Arnau nodded gravely. "Even the Roman war ships, with the help of oarsmen, would have difficulty attempting this heading," he said. "They would most likely wait for favourable winds and currents."

"If we were to sail Orca II with our standard sails," said Maxim, "so long as the westerlies blow more from the southwest, we can stay on a long westerly tack. However, the new sail configuration guarantees that we can maintain a westerly direction, closer to the wind, and not have to tack at all."

"Ah ha," said Daul KaRa. "That sounds more promising."

"The weather conditions are very unpredictable," insisted Irama. "What happens if the westerlies are predominant, and the sails stall, and blow us back into the Mediterranean Sea?"

"You have all raised some valid concerns," smiled Maxim. "And that is why I have another tactical advantage up my sleeve. It was shown to me when I was sailing with some North African traders. At that time, they also wanted to enter and exit the Mediterranean Sea unobserved."

We all fell silent, our eyes and ears alert, ready to hear Maxim's next tactical explanation.

"In the Strait of Gibraltar," began Maxim, "the prevailing winds, pushed into the Mediterranean Sea at speed, create a complex energy flow dynamic. In some parts of the Atlantic Ocean, the rise and fall of the tides can be as much as thirty-five feet on each tide, whereas, the tidal height in the Mediterranean Sea, because of the restrictions created by the narrow entrance way, is only one foot."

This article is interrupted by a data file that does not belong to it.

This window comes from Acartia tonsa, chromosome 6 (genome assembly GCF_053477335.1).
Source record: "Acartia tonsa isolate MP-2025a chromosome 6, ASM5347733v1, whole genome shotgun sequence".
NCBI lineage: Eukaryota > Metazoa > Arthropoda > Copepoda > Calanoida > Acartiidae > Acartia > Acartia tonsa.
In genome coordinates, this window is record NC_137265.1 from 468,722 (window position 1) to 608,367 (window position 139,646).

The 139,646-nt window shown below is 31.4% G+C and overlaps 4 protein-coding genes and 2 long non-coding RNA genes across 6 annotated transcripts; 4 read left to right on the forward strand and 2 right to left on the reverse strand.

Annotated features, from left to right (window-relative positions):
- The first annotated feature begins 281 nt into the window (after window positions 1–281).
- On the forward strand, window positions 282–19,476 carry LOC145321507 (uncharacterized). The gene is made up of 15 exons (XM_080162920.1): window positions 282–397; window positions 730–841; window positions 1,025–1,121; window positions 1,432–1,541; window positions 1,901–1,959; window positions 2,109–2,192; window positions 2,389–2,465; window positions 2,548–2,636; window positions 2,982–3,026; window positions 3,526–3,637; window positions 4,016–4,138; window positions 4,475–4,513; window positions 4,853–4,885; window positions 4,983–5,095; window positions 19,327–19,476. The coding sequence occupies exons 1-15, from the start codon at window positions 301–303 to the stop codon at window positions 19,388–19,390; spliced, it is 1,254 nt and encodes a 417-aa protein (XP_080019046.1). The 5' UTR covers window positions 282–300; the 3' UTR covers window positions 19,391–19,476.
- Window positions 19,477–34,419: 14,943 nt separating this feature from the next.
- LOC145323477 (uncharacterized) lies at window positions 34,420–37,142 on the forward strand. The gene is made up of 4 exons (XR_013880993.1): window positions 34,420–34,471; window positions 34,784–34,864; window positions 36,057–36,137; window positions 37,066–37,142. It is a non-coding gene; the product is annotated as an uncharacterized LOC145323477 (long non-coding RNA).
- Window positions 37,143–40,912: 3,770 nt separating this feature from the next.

"Well, that is a big difference," said AnKaEe.

"Yes," agreed Maxim, "however, a deep channel beneath the surface of the water accommodates this constantly changing tidal height."

"Do you mean," said Asteria, "that in the Strait of Gibraltar, the ocean is very deep, and because of this, the tides are lower?"

"Yes," said Maxim, "the rocks fall steeply down into the ocean and this has created a deep channel."

"I can only imagine how violent the currents would be without that deep channel to accommodate the tides!" exclaimed Minerva.

"The pressure from within the Mediterranean Sea," continued Maxim, "when it is relatively higher than the Atlantic Ocean, causes a current on the surface of the water. This current flows into the Atlantic Ocean."

"Yes, go on," said Daul KaRa, eager to hear the next instalment.

"When there is a tidal surge from the prevailing westerlies," said Maxim, "this movement of water on the surface of the Mediterranean Sea would easily stall a ship. However, because of the deep channel, the surface flow of water is diverted downwards, and where this flow of water is at this depth, it travels in the opposite direction to the current on the surface."

We all exclaimed amongst one another as we were excited to hear about this under water phenomenon.

"I have a deep-water sail," said Maxim, "and when it is lowered beneath the surface of the water, into that deep underwater channel, it will pull the boat in the direction of the current and towards the Atlantic Ocean. It is called a great water sail, however, the sail needs to be lowered to the correct depth for it to function perfectly."